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M.S.

answers from Los Angeles on

The pancreas makes a hormone called insulin. Insulin helps your body properly use and store the sugar from the food you eat. This keeps your blood sugar level in a safe range. When you are pregnant, your body makes other hormones that can make it harder for insulin to work. This is called insulin resistance.
A pregnant woman can get diabetes when her pancreas cannot make enough insulin to keep her blood sugar levels within a safe range.your sister is lucky as she is close to her delivery and need to follow recmmended ADA cal diet/home blood suger testing only for short period,however Women who have had gestational diabetes are more likely than other women to develop type 2 diabetes later on. Once you have type 2 diabetes, you always have it. Your sister may be able to prevent type 2 diabetes if she stays at a healthy weight, eat healthy foods, and exercise.good luck to her.

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N.V.

answers from Las Vegas on

V.,
Please have your sister check out http://www.plus-size-pregnancy.org/gd/gd_index.html

It is a great website with a wealth of information. I found much of it helpful in my first pregnancy, when I first found out I was gestationally diabetic. Actually, in my second, as well. I could go on and give experiences and knowledge I've acquired, but this website basically has it all.
Feel free to ask me more questions.
~N.

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D.F.

answers from Los Angeles on

I too have had gestational diabetes with my second son and i just finished doing the 3 hour test diabetes test because I flunked the first one. I am sure I have it again. Her diet will consist of healthy eating. For me it was oatmeal in the morning, turkey sand and salad for lunch and a chicken with brown rice for dinner. For snacks it was just carrots or some veggies or fruits. She is going to have to cut out fast foods and candy except hard candy. It is really hard to say what causes it because after I had my son it was gone. The shots are something to get use to but my husband was very happy to help.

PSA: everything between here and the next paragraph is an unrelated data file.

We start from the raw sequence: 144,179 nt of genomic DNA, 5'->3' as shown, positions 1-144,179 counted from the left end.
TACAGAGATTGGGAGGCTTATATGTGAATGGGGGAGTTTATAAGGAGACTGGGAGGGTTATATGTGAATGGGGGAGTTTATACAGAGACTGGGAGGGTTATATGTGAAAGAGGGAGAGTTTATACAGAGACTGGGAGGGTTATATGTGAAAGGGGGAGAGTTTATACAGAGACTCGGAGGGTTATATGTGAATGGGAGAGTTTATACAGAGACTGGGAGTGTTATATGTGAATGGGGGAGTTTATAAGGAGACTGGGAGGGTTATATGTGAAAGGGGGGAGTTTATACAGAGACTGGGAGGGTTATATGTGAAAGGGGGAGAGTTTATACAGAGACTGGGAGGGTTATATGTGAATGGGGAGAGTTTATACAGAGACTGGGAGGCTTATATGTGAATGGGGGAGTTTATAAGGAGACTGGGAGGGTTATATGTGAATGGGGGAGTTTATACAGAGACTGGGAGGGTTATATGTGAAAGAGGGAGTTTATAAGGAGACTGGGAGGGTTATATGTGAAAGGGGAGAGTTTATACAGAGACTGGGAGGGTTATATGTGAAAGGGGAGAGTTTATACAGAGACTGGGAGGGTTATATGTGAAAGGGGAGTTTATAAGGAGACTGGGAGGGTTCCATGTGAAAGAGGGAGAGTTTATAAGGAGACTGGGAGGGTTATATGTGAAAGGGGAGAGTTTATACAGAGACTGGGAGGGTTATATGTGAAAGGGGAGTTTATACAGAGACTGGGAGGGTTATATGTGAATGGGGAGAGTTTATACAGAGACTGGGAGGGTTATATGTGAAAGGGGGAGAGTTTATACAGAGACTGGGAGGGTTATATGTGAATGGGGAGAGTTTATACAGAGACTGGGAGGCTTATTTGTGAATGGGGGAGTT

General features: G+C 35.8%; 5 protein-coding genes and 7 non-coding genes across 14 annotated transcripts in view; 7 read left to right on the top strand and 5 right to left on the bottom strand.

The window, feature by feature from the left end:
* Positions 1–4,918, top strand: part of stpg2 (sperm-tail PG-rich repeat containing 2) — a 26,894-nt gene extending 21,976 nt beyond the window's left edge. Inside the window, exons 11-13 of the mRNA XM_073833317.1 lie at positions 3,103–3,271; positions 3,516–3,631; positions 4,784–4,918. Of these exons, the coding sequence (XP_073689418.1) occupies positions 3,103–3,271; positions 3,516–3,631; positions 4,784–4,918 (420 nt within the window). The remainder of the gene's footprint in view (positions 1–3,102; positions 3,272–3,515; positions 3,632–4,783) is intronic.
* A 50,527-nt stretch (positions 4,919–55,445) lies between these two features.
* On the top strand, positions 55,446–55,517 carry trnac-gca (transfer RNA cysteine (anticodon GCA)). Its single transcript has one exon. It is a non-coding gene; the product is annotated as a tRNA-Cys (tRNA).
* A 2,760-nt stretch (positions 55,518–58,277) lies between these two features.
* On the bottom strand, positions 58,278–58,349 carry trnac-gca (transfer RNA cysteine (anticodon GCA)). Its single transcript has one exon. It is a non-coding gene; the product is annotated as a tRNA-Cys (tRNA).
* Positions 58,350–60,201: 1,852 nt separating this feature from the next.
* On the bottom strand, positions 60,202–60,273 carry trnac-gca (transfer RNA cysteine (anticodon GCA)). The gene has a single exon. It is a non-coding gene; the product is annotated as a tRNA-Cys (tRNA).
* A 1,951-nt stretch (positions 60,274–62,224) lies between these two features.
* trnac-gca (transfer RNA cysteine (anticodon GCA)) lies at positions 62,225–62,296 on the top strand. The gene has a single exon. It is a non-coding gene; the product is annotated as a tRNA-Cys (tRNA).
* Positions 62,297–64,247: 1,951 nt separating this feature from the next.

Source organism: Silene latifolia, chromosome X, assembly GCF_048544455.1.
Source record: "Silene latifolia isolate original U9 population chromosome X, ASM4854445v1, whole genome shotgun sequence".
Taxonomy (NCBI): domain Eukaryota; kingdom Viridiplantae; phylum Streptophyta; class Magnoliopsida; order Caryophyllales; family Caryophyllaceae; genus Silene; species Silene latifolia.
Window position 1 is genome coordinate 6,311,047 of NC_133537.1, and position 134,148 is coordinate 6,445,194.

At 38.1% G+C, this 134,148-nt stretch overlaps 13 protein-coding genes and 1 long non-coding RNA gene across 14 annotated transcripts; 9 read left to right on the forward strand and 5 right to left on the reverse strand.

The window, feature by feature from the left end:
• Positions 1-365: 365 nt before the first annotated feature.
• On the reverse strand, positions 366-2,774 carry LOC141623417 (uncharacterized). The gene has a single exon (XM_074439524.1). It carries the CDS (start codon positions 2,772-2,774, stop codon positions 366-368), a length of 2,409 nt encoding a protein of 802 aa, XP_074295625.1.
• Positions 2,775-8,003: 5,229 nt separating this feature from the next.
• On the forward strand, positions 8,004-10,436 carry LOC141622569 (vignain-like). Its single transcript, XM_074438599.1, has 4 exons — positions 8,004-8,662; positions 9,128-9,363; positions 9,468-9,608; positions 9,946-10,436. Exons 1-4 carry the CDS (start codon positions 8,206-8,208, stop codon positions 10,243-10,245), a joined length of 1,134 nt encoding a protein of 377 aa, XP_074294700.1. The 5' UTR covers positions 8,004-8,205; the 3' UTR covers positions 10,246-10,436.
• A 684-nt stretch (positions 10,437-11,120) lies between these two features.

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P.A.

answers from Los Angeles on

I am not a medical professional, but from experience, I can tell you something about gestational diabetes. She should be able to get her blood sugar down with diet and exercise. Eating a balanced diet, high in protein and low in carbs, and walking everyday should really help. How much she will have to change her diet depends on how she eats now.

It will go away when the baby is born, and it doesn’t mean she will ever have diabetes again. One of the most unwelcome side effect of gestational diabetes is large babies. So she might be prepared for that.

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T.H.

answers from Las Vegas on

V.,